Journeys in the Kingman Quadrangle
August 2007 by Bill RichThis is a story of a bit of our earth, carved by lines of longitude and latitude. There is a deep mystery in this land. The naked mountains speak of long ages of thrusting and rifting—of uplift and erosion. These riddles in the rock defy explanation.
Shallow water crevicing or sniping can produce gold if you’re persistent, a hard worker and lucky. It’s nice to have a snorkel, wet suit and goggles. The best practice for success, in my humble opinion, has always been to determine the best gold location and then figure out how to capture it.
The price of gold has certainly raised some eyebrows and has prompted some new prospectors onto the scene. They are faced with the same problem that we old timers have—where to find the gold.
• Run for the border
• By the numbers
Upon first entering this district in the early 70s, the trip into the Petersville area by vehicle was risky at best, especially during rainy periods in summer. The road has been improved somewhat since then, but not much.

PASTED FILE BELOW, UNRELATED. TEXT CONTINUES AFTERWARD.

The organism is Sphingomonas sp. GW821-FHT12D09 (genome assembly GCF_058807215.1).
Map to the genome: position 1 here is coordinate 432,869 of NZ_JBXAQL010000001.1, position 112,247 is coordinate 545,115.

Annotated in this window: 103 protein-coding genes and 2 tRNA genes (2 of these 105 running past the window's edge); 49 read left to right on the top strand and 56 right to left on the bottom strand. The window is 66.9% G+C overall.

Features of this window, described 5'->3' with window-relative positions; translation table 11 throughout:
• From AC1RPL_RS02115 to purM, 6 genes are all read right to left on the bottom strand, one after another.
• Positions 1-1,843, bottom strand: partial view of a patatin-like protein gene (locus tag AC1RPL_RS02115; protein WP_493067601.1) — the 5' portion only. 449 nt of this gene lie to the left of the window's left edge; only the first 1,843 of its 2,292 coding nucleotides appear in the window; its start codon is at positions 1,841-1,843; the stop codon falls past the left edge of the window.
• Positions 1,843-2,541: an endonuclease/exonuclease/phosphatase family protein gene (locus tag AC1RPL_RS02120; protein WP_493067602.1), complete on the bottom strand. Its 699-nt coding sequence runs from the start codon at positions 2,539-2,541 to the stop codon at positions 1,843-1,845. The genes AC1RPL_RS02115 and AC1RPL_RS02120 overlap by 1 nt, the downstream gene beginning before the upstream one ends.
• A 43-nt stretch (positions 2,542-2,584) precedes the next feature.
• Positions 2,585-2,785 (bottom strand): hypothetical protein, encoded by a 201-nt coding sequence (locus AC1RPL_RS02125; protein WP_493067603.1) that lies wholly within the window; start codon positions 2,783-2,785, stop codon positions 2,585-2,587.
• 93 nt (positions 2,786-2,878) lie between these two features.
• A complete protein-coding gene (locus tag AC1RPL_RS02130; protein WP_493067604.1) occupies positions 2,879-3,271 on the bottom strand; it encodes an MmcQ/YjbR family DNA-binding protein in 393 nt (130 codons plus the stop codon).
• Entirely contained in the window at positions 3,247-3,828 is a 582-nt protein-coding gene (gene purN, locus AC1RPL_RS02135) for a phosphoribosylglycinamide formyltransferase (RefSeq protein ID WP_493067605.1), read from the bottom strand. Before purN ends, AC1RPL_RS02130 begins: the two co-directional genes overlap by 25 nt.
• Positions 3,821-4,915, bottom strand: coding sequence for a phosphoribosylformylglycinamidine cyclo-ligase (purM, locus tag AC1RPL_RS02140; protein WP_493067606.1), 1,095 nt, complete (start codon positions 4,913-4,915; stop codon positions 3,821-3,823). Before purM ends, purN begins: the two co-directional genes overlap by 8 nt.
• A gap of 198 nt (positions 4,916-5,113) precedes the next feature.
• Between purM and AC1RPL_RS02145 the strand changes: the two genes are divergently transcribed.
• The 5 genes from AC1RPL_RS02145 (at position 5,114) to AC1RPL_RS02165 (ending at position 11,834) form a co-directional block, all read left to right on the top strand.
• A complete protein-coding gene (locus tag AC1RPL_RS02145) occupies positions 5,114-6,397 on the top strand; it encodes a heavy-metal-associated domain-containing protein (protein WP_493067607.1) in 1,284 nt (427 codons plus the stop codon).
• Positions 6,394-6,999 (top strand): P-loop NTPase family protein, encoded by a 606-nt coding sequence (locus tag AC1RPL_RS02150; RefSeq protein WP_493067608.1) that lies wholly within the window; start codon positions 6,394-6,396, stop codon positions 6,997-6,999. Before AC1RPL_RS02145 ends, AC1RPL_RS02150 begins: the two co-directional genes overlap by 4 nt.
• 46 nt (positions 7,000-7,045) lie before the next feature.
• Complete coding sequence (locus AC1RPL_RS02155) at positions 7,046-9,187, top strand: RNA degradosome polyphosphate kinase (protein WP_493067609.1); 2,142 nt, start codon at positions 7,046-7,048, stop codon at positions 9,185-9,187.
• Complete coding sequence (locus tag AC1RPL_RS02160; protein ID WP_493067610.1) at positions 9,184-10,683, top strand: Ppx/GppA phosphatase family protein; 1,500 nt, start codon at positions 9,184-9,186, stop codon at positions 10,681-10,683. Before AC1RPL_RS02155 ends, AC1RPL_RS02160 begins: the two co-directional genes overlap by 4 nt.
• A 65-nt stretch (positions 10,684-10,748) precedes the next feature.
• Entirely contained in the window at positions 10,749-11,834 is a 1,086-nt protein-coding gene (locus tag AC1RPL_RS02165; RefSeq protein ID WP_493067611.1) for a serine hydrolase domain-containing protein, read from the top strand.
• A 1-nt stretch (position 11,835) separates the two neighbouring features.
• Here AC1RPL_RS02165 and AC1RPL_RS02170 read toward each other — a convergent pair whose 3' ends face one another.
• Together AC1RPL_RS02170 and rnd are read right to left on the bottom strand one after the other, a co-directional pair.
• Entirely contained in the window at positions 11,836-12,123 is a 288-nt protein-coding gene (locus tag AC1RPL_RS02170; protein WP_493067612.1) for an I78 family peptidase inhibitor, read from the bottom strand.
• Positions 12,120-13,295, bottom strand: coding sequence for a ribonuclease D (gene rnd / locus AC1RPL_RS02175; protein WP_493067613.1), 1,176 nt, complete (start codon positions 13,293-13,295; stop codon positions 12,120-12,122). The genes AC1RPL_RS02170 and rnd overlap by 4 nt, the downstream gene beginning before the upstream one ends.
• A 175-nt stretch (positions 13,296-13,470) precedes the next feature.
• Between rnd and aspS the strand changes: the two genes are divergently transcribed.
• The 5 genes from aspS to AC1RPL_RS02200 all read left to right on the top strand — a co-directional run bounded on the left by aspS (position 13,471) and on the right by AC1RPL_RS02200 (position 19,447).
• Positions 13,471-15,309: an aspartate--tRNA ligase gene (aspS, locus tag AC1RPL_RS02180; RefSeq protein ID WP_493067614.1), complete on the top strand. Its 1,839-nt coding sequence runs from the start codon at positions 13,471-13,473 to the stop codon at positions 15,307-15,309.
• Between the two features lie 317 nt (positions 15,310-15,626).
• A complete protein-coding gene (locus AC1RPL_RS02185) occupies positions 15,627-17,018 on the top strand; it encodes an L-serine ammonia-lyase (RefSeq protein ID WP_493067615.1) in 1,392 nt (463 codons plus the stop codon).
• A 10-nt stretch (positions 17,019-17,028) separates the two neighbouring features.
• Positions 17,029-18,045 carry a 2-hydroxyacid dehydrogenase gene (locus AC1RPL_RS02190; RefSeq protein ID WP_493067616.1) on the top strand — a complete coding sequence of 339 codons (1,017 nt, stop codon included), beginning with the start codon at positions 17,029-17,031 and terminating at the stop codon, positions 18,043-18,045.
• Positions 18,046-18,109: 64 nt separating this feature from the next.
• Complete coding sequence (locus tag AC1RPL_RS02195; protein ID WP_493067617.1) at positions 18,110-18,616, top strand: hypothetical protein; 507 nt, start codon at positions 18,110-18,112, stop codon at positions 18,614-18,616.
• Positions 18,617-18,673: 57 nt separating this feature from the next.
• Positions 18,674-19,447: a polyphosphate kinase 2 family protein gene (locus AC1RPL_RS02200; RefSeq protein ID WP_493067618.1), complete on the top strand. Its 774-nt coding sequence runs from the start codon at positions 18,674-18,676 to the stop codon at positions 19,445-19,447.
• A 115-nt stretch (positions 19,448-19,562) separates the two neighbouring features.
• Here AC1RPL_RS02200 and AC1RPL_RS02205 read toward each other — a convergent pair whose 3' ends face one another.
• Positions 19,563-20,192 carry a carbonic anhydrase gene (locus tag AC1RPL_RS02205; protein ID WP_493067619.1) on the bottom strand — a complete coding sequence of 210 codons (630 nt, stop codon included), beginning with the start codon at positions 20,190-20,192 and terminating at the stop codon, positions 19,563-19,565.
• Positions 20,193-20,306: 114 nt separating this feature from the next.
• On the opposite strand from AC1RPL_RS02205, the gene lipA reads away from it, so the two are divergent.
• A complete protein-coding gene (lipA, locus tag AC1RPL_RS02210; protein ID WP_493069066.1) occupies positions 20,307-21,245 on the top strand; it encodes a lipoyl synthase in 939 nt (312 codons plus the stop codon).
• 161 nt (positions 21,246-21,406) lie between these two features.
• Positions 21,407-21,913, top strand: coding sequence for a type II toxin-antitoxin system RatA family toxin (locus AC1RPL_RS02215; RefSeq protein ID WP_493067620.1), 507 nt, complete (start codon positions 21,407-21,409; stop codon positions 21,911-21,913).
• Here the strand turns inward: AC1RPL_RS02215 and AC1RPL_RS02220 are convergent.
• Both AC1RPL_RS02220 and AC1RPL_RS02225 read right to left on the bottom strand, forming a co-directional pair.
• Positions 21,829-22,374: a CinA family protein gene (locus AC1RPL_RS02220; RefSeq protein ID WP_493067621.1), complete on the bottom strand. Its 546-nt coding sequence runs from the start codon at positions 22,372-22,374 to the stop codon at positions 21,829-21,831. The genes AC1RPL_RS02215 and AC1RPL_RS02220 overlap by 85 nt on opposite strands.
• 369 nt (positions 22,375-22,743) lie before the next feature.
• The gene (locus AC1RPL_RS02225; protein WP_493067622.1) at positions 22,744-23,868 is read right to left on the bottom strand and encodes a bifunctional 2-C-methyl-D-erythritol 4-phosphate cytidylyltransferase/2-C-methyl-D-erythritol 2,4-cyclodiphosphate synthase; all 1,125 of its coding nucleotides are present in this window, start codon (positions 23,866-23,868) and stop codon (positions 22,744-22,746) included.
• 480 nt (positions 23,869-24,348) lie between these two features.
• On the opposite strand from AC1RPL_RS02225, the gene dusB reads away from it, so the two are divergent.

If all goes well before the BLM issues its final approval, Littleton, Colorado-based UR-Energy could start building the Lost Creek mine by early October, according to company and BLM officials.
Most of the mining opposition today is centered around the small-scale miner. These miners number in the thousands and come from every walk of life.
These are just a few tips and opinions of mine and this article is primarily intended for persons just starting to detect for gold and using a VLF detector.
The Bawl Mill • Ask the Experts • The Basics of Small-Scale Heap Leaching with Cyanide • Will California Dredging Survive? • Prospecting For Gold—The Osborne/Herman Hardrock Mine • From Spanish Mine to Modern-Day Exploration: The Historic Gold-Silver Camp of Palmarejo • Spanish Police Seize Ship in Treasure Fight • Looking Back • Gold Mine Proposed in Jefferson County • Melman on Gold & Silver • Mining Stock Quotes and Mineral & Metal Prices